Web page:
Electrical Engineering
      and Computer Sciences

Electrical Engineering and Computer Sciences

COLLEGE OF ENGINEERING

UC Berkeley

Atomic Shelters: Coping with Multi-core Fallout

Zachary Ryan Anderson and David Gay

EECS Department
University of California, Berkeley
Technical Report No. UCB/EECS-2010-39
April 9, 2010

http://www.eecs.berkeley.edu/Pubs/TechRpts/2010/EECS-2010-39.pdf

In this paper we introduce a new method for pessimistically ensuring the atomicity of atomic sections. Similar to previous systems using locks, our system allows programmers to annotate the types of objects with the shelters---an alternative to locks inspired by the Jade programming language---that protect them, and indicate the sections of code to be executed atomically with atomic sections. A static analysis can then determine from which shelters protection is needed for the atomic sections to run atomically. Unlike previous systems, our shelter-based atomic sections are implemented such that they can provide atomicity and deadlock-freedom without the need for whole-program analyses or transactional memory, while imposing only a small annotation burden on the programmer and making only a straightforward change to the underlying type-system. We have implemented shelters-based atomic sections for C, and applied our implementation to 11 benchmarks totaling 100k lines of code including the STAMP benchmark suite, and three multithreaded programs. Our system's performance is competitive with both explicit locking and a mature software transactional memory implementation.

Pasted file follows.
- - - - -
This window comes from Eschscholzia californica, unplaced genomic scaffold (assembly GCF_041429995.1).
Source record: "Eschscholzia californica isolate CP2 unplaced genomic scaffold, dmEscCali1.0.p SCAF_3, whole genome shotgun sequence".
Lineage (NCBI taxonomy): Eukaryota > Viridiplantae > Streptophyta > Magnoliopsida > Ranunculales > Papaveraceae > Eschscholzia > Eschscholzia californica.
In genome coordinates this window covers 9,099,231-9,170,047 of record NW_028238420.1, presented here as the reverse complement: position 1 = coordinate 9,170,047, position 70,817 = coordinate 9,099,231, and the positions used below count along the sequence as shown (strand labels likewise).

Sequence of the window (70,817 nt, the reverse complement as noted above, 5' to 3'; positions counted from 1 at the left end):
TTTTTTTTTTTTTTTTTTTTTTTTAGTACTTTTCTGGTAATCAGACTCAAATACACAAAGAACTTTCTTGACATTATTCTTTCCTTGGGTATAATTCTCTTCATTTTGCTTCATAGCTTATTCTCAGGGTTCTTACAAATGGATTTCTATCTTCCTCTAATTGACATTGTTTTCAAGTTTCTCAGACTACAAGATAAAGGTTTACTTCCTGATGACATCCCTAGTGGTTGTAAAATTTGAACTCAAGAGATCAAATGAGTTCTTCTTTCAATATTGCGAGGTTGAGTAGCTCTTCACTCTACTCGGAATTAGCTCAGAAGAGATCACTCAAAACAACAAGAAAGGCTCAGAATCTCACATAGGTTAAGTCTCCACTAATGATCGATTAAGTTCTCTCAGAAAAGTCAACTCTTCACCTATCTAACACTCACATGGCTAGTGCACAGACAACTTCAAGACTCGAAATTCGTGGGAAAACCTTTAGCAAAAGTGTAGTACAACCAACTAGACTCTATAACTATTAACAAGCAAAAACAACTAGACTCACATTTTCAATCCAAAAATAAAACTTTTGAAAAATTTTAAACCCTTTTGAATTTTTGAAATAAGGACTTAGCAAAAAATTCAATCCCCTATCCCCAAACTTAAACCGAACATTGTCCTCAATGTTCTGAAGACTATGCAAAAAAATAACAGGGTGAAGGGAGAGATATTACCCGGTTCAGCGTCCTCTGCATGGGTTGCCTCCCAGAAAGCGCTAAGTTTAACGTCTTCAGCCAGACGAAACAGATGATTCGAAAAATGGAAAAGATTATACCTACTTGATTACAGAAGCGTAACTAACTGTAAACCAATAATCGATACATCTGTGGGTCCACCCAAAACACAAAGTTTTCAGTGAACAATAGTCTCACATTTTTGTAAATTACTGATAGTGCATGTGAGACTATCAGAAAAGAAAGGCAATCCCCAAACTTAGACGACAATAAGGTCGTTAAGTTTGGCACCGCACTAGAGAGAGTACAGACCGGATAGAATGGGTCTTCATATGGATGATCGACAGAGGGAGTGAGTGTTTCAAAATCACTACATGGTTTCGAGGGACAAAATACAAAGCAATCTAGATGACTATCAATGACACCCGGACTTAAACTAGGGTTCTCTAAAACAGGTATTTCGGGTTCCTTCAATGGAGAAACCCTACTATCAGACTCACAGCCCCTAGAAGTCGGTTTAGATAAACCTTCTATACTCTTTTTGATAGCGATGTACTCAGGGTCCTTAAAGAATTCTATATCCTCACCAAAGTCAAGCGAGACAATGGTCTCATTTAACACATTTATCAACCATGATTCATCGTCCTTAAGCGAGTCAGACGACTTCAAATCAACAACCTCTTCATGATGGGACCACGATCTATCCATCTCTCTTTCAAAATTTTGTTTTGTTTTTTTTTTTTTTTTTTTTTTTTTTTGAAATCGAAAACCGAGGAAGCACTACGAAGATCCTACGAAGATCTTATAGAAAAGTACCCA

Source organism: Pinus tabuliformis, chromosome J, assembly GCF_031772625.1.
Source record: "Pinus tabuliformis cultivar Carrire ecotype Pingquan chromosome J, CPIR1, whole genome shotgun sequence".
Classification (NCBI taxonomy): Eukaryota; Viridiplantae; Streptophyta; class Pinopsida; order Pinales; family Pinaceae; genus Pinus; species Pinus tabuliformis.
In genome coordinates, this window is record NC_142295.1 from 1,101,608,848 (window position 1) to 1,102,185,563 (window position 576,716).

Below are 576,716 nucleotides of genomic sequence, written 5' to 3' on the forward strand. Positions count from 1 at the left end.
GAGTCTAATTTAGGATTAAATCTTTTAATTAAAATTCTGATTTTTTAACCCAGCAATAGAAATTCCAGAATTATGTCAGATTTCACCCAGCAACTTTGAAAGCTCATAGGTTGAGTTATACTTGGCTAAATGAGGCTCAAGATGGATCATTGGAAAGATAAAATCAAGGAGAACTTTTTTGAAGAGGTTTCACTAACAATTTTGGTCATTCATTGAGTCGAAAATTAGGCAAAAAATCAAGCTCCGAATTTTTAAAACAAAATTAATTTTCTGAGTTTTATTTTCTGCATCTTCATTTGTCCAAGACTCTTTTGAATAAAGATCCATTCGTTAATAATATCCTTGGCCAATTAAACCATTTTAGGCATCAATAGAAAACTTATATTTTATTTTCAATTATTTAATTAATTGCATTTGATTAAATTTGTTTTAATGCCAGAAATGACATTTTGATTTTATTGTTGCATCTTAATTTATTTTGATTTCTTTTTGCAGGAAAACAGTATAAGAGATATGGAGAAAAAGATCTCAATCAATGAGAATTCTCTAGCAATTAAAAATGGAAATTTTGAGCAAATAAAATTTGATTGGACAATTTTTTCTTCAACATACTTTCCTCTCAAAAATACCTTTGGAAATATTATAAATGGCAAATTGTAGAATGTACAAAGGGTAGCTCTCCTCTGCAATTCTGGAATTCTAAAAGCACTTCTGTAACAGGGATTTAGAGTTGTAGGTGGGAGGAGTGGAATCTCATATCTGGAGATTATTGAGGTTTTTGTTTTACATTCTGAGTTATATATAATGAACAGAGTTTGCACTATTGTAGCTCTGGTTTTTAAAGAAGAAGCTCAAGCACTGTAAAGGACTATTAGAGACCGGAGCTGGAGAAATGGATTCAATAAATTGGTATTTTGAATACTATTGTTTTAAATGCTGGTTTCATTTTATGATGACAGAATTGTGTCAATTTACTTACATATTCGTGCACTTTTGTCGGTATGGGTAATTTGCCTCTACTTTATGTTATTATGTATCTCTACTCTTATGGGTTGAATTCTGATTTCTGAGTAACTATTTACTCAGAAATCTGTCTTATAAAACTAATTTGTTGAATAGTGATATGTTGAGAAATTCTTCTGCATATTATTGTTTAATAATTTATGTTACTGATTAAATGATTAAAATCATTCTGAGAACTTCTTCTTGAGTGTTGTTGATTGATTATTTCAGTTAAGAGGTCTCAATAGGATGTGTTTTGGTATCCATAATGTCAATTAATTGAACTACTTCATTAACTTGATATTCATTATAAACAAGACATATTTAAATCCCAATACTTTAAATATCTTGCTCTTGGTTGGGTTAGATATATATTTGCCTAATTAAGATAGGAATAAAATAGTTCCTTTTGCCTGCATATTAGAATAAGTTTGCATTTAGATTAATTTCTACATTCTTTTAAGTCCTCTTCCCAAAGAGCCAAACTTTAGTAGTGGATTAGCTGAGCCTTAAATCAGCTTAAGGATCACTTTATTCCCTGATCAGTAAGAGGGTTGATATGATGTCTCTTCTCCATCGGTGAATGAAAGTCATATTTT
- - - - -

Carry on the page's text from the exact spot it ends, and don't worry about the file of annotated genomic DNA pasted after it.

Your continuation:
BibTeX citation:

@techreport{Anderson:EECS-2010-39,
    Author = {Anderson, Zachary Ryan and Gay, David},
    Title = {Atomic Shelters: Coping with Multi-core Fallout},
    Institution = {EECS Department, University of California, Berkeley},
    Year = {2010},
    Month = {Apr},
    URL = {http://www.eecs.berkeley.edu/Pubs/TechRpts/2010/EECS-2010-39.html},
    Number = {UCB/EECS-2010-39},
    Abstract = {In this paper we introduce a new method for pessimistically ensuring the atomicity of atomic sections. Similar to previous systems using locks, our system allows programmers to annotate the types of objects with the shelters---an alternative to locks inspired by the Jade programming language---that protect them, and indicate the sections of code to be executed atomically with atomic sections. A static analysis can then determine from which shelters protection is needed for the atomic sections to run atomically. Unlike previous systems, our shelter-based atomic sections are implemented such that they can provide atomicity and deadlock-freedom without the need for whole-program analyses or transactional memory, while imposing only a small annotation burden on the programmer and making only a straightforward change to the underlying type-system. We have implemented shelters-based atomic sections for C, and applied our implementation to 11 benchmarks totaling 100k lines of code including the STAMP benchmark suite, and three multithreaded programs. Our system's performance is competitive with both explicit locking and a mature software transactional memory implementation.}
}

EndNote citation:

%0 Report
%A Anderson, Zachary Ryan
%A Gay, David
%T Atomic Shelters: Coping with Multi-core Fallout
%I EECS Department, University of California, Berkeley
%D 2010
%8 April 9
%@ UCB/EECS-2010-39
%U http://www.eecs.berkeley.edu/Pubs/TechRpts/2010/EECS-2010-39.html
%F Anderson:EECS-2010-39